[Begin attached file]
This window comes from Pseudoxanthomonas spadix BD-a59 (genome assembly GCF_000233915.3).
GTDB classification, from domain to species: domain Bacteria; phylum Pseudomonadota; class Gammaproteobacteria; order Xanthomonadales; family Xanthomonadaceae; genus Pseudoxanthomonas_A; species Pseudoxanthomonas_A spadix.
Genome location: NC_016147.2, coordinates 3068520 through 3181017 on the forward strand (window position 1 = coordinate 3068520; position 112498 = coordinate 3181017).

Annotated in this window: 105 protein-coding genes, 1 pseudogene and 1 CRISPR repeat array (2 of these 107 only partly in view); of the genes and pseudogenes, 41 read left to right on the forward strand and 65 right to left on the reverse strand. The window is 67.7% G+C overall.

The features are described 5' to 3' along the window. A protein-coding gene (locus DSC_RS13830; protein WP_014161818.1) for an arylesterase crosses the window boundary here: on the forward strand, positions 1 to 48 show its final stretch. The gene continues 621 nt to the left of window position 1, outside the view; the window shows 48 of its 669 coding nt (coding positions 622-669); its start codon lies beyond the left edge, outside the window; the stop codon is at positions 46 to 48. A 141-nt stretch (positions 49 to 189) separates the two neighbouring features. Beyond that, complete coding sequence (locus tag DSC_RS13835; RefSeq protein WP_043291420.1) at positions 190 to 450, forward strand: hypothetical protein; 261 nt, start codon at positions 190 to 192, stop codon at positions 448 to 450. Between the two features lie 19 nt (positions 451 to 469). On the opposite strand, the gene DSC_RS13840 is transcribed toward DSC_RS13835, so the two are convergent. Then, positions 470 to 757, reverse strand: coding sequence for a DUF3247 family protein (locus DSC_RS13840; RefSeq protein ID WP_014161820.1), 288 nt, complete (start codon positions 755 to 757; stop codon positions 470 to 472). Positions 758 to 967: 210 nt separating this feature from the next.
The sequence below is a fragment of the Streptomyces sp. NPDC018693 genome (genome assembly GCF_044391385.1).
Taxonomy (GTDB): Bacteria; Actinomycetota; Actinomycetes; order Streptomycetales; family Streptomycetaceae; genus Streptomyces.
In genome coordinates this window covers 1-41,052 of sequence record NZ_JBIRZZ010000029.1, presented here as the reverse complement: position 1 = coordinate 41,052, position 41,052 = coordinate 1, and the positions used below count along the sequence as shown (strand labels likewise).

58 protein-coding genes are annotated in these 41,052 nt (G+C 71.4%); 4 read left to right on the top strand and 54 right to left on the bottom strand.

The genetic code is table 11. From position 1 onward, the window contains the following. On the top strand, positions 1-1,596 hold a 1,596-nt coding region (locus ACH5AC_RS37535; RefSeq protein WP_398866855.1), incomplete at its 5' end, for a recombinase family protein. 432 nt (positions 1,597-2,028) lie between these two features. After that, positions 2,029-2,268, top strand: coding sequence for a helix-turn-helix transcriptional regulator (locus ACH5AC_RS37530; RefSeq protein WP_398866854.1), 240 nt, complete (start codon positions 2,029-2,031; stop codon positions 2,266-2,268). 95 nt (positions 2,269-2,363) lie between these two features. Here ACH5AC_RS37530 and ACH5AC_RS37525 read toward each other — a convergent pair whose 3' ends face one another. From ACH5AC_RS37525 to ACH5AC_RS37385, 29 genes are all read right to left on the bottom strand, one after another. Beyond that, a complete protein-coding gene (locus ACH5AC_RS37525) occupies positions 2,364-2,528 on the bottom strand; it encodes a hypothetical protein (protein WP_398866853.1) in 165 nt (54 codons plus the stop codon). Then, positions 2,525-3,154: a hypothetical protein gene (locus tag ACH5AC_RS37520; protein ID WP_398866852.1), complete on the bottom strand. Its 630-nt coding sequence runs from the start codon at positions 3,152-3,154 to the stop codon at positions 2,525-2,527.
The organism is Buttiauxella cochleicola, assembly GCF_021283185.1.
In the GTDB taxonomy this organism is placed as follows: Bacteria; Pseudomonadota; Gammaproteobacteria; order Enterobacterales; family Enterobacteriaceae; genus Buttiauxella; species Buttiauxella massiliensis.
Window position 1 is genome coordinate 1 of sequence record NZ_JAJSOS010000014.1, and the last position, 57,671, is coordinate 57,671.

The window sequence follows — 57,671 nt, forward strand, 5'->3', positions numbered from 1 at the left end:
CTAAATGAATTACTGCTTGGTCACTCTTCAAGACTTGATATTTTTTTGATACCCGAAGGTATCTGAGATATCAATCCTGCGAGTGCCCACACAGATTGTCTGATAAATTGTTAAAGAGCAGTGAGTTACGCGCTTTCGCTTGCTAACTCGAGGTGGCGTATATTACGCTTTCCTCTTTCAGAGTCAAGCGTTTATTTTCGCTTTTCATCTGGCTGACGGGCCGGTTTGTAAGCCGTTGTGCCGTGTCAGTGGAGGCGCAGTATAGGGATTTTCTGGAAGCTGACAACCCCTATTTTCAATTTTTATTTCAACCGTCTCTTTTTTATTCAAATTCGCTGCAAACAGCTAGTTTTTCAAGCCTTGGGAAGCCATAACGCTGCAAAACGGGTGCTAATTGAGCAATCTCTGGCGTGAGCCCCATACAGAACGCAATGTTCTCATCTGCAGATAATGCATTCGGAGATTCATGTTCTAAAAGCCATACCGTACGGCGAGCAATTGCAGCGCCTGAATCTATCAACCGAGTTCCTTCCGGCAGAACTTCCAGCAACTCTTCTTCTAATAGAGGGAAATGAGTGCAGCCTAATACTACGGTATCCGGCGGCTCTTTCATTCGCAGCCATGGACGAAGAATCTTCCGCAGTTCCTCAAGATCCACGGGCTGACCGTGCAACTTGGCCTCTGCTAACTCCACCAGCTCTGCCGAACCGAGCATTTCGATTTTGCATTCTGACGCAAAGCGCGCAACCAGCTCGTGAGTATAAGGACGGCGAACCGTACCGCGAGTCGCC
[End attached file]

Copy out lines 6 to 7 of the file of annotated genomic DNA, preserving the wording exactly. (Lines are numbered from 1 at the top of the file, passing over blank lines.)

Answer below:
The sequence below is a fragment of the Streptomyces sp. NPDC018693 genome (genome assembly GCF_044391385.1).
Taxonomy (GTDB): Bacteria; Actinomycetota; Actinomycetes; order Streptomycetales; family Streptomycetaceae; genus Streptomyces.